Policy Issues

LGBTQ+ People

Though the Constitution requires equal treatment in the criminal legal system, LGBTQ+ people experience deadly discrimination and face unique issues in capital cases.


The death penalty has been a tool for discrimination against LGBTQ+ people in America since before the country’s founding, when the British colonies punished queer sex with execution. The states removed these laws from the books by the late 1800s, but continued to punish queer sex with fines and prison time until 2003, when the Supreme Court ruled the practice unconstitutional.  

In capital murder cases, bias and discrimination by jurors, prosecutors, defense attorneys, and judges has led to death sentences for queer defendants. Many have been executed and some remain on death row. Other defendants have used the “Gay or Trans Panic” defense to avoid the death penalty in cases with queer victims, a defense that is grounded in validating hatred or fear of gay people, though states have begun to ban its use.  

Queer people also face heightened risks of victimization and sexual assault in prison, including on death row. Many states forbid trans prisoners from being housed based on their gender identity. However, the tide is turning as more states support prisoners’ gender identities and provide for medical transitions in prison. Some defense counsel have also begun to include gender dysphoria as an essential aspect of their client’s life story that is told in the mitigation process.

At Issue

Public acceptance of LGBTQ+ people and support for LGBTQ+ rights has increased exponentially in the past two decades. However, use of the death penalty in the United States continues to affect queer people in unique ways. In some countries, queer people face the death penalty based solely because of their identity. 

Note on Terminology: We use the words “LGBTQ+” and “queer” as umbrella terms to refer to people who identify as lesbian, gay, bisexual, transgender, or another non-heterosexual sexual orientation or non-cisgender identity. We are mindful of the history of the word “queer” as a slur and recognize that not everyone feels comfortable with its use. We have decided to use “queer” based on its growing positive use among people with these identities and its frequent use in the scholarly sources we relied on in our research. We intend it as a neutral, respectful descriptor only.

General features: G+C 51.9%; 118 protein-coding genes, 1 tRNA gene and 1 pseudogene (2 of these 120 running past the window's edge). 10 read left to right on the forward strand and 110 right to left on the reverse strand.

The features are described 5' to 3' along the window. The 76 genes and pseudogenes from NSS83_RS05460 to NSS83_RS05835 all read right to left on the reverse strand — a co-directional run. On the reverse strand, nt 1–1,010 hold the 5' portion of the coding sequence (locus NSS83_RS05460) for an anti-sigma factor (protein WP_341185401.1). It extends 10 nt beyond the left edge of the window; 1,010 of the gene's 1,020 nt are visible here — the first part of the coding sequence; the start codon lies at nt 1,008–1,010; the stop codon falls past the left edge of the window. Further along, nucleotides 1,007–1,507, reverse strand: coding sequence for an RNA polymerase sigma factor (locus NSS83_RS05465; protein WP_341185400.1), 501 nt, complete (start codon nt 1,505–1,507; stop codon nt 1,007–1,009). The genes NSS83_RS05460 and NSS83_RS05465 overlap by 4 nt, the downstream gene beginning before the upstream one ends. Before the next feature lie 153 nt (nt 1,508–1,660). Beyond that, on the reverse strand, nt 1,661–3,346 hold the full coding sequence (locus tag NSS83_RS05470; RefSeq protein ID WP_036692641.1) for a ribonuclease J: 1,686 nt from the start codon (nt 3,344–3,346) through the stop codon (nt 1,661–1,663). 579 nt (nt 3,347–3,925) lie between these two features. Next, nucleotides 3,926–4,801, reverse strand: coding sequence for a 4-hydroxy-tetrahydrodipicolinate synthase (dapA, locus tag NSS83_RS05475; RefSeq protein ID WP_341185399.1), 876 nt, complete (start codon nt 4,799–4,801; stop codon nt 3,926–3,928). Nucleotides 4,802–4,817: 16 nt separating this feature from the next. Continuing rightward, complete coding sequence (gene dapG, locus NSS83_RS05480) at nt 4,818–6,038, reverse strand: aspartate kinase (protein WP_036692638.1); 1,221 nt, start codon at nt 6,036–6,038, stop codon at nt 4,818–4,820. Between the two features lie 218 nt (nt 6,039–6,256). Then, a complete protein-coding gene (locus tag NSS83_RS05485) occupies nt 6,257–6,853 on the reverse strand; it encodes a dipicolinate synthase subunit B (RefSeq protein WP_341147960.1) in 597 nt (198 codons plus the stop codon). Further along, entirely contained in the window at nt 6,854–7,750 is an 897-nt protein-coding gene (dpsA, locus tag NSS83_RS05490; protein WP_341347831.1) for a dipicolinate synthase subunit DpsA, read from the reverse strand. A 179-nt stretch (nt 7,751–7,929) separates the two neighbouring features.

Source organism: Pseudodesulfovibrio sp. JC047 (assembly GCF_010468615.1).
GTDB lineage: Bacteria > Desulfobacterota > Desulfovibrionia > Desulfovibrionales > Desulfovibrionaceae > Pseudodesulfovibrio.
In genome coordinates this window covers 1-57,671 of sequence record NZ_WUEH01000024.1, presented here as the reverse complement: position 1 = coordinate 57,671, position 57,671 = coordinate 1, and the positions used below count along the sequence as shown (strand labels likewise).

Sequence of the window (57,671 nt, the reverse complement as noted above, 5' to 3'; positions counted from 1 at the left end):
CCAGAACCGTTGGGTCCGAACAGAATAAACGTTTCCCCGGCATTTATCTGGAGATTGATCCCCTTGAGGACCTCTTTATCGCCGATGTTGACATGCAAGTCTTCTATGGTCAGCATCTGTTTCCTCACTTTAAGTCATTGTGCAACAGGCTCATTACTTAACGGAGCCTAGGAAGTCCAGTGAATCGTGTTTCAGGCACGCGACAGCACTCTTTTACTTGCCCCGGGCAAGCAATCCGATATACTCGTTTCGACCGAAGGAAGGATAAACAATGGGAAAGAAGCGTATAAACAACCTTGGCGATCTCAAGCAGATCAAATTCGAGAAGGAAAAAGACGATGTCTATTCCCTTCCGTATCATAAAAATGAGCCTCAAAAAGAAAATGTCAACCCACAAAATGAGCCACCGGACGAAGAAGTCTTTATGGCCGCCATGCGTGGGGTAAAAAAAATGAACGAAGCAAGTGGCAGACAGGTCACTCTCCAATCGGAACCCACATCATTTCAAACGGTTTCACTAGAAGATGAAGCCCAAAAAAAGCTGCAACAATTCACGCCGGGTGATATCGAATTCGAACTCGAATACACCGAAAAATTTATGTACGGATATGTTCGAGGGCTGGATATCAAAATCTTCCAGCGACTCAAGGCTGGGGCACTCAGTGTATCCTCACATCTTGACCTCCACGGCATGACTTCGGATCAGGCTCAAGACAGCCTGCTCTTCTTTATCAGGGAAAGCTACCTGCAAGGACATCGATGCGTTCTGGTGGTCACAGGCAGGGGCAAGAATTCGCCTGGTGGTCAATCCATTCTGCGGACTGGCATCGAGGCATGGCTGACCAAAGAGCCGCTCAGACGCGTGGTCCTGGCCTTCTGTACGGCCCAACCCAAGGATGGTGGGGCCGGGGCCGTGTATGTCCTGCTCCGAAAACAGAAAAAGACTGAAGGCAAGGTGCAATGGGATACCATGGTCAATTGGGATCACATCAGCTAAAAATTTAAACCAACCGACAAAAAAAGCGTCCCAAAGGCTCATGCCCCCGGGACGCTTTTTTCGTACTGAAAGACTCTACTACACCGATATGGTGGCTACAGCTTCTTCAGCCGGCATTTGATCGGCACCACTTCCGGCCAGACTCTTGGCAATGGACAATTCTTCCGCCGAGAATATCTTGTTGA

News & Developments


Jun 28, 2024

New Resource: LGBTQ+ People and the Death Penalty

In hon­or of Pride Month and com­mem­o­rat­ing the 55th anniver­sary of the Stonewall upris­ing, the Death Penalty Information Center is pleased to present a new resource about how use of the death penal­ty affects LGBTQ+ peo­ple. We take a com­pre­hen­sive look at top­ics rang­ing from America’s his­to­ry of pun­ish­ing queer sex with exe­cu­tion, to dis­crim­i­na­to­ry com­ments made against queer defen­dants in cap­i­tal tri­als, to the chal­lenges of gen­der tran­si­tion on death…

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Jun 27, 2024

Discussions with DPIC Podcast: Attorney Jessica Sutton on the Unique Challenges of LGBTQ+ Capital Defendants

In this month’s episode of Discussions with DPIC, Managing Director Anne Holsinger speaks with Jessica Sutton, prin­ci­pal attor­ney with Phillips Black, a non­prof­it pub­lic inter­est law firm focused cap­i­tal defense. Ms. Sutton has rep­re­sent­ed clients fac­ing the death penal­ty in more than a dozen juris­dic­tions across the U.S. and at all stages of pro­ceed­ings. In recog­ni­tion of Pride month, Ms. Sutton dis­cuss­es the unique chal­lenges LGBTQ+ peo­ple face in the cap­i­tal pun­ish­ment sys­tem and…

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Jun 01, 2023

Uganda’s Controversial Anti-Homosexuality Act” Includes Possibility of Death Sentence

Ugandan President Yoweri Museveni’s (pic­tured) deci­sion to sign the Anti-Homosexuality Act 2023 on May 29 has drawn wide­spread inter­na­tion­al crit­i­cism. The new law pre­scribes that peo­ple con­vict­ed of aggra­vat­ed homo­sex­u­al­i­ty” may now be pun­ished with a death sen­tence. Although same-sex rela­tion­ships were already ille­gal in the coun­try, the new law, which passed with the sup­port of 341 out of 389 mem­bers of par­lia­ment, includes harsh­er pun­ish­ments for pro­mot­ing” homo­sex­u­al­i­ty and engaging…

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Jun 28, 2019

During National Pride Month, South Dakota Schedules Execution in Case Tainted by Anti-Gay Bias

In the midst of National Pride Month com­mem­o­rat­ing the 50th anniver­sary of the Stonewall Riots and the birth of the mod­ern LGBTQ rights move­ment, South Dakota has issued a death war­rant seek­ing to exe­cute a gay man whose death sen­tence was taint­ed by anti-gay bias. Charles Rhines (pic­tured) was sen­tenced to death by a jury that, accord­ing to juror affi­davits, was influ­enced by big­ot­ed stereo­types in reach­ing its deci­sion. On June 25, 2019, in response to a…

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